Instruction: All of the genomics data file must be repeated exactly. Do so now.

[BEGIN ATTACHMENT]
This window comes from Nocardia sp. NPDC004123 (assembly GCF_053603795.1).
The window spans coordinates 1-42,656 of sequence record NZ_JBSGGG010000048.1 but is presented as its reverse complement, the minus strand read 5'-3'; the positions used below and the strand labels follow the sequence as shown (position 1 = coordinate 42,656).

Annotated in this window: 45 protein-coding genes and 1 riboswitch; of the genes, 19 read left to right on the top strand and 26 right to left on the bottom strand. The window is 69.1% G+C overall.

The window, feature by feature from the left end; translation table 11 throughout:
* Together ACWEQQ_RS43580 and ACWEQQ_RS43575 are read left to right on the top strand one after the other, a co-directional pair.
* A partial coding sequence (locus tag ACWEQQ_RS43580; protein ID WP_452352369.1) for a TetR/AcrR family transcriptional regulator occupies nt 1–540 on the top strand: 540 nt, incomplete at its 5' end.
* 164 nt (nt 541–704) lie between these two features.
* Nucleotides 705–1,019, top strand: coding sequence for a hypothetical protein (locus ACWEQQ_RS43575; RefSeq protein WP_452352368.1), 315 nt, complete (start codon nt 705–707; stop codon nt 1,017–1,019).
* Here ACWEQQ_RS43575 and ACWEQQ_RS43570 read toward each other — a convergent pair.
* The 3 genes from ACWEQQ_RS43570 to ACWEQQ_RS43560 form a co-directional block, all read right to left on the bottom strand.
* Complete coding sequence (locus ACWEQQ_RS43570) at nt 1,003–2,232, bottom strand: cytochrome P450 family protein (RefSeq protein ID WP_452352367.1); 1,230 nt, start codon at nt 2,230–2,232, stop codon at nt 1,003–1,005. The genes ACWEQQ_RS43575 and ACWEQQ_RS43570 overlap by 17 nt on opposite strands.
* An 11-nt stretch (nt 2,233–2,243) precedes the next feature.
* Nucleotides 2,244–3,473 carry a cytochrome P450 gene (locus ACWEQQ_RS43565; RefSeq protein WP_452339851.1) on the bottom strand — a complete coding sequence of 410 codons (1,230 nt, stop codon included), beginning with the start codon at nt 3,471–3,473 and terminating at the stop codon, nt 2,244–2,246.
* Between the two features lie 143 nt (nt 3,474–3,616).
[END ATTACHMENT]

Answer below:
This window comes from Nocardia sp. NPDC004123 (assembly GCF_053603795.1).
The window spans coordinates 1-42,656 of sequence record NZ_JBSGGG010000048.1 but is presented as its reverse complement, the minus strand read 5'-3'; the positions used below and the strand labels follow the sequence as shown (position 1 = coordinate 42,656).

Annotated in this window: 45 protein-coding genes and 1 riboswitch; of the genes, 19 read left to right on the top strand and 26 right to left on the bottom strand. The window is 69.1% G+C overall.

The window, feature by feature from the left end; translation table 11 throughout:
* Together ACWEQQ_RS43580 and ACWEQQ_RS43575 are read left to right on the top strand one after the other, a co-directional pair.
* A partial coding sequence (locus tag ACWEQQ_RS43580; protein ID WP_452352369.1) for a TetR/AcrR family transcriptional regulator occupies nt 1–540 on the top strand: 540 nt, incomplete at its 5' end.
* 164 nt (nt 541–704) lie between these two features.
* Nucleotides 705–1,019, top strand: coding sequence for a hypothetical protein (locus ACWEQQ_RS43575; RefSeq protein WP_452352368.1), 315 nt, complete (start codon nt 705–707; stop codon nt 1,017–1,019).
* Here ACWEQQ_RS43575 and ACWEQQ_RS43570 read toward each other — a convergent pair.
* The 3 genes from ACWEQQ_RS43570 to ACWEQQ_RS43560 form a co-directional block, all read right to left on the bottom strand.
* Complete coding sequence (locus ACWEQQ_RS43570) at nt 1,003–2,232, bottom strand: cytochrome P450 family protein (RefSeq protein ID WP_452352367.1); 1,230 nt, start codon at nt 2,230–2,232, stop codon at nt 1,003–1,005. The genes ACWEQQ_RS43575 and ACWEQQ_RS43570 overlap by 17 nt on opposite strands.
* An 11-nt stretch (nt 2,233–2,243) precedes the next feature.
* Nucleotides 2,244–3,473 carry a cytochrome P450 gene (locus ACWEQQ_RS43565; RefSeq protein WP_452339851.1) on the bottom strand — a complete coding sequence of 410 codons (1,230 nt, stop codon included), beginning with the start codon at nt 3,471–3,473 and terminating at the stop codon, nt 2,244–2,246.
* Between the two features lie 143 nt (nt 3,474–3,616).